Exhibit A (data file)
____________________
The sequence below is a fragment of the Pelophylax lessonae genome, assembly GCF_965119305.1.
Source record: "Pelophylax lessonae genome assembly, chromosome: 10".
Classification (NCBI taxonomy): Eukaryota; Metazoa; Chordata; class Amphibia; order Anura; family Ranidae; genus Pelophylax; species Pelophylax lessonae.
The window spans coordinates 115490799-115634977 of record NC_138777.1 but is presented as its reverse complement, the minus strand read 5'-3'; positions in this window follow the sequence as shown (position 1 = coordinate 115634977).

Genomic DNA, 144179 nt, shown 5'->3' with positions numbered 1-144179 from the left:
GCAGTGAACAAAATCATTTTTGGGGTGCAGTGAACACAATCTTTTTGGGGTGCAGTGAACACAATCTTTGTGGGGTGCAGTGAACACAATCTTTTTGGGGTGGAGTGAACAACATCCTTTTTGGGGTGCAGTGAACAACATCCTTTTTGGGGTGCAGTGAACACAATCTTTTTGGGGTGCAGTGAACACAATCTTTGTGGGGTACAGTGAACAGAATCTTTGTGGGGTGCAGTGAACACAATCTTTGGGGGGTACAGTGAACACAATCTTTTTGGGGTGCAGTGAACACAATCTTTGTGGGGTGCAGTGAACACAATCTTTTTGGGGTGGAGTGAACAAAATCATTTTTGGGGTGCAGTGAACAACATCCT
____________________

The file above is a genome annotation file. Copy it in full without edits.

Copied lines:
The sequence below is a fragment of the Pelophylax lessonae genome, assembly GCF_965119305.1.
Source record: "Pelophylax lessonae genome assembly, chromosome: 10".
Classification (NCBI taxonomy): Eukaryota; Metazoa; Chordata; class Amphibia; order Anura; family Ranidae; genus Pelophylax; species Pelophylax lessonae.
The window spans coordinates 115490799-115634977 of record NC_138777.1 but is presented as its reverse complement, the minus strand read 5'-3'; positions in this window follow the sequence as shown (position 1 = coordinate 115634977).

Genomic DNA, 144179 nt, shown 5'->3' with positions numbered 1-144179 from the left:
GCAGTGAACAAAATCATTTTTGGGGTGCAGTGAACACAATCTTTTTGGGGTGCAGTGAACACAATCTTTGTGGGGTGCAGTGAACACAATCTTTTTGGGGTGGAGTGAACAACATCCTTTTTGGGGTGCAGTGAACAACATCCTTTTTGGGGTGCAGTGAACACAATCTTTTTGGGGTGCAGTGAACACAATCTTTGTGGGGTACAGTGAACAGAATCTTTGTGGGGTGCAGTGAACACAATCTTTGGGGGGTACAGTGAACACAATCTTTTTGGGGTGCAGTGAACACAATCTTTGTGGGGTGCAGTGAACACAATCTTTTTGGGGTGGAGTGAACAAAATCATTTTTGGGGTGCAGTGAACAACATCCT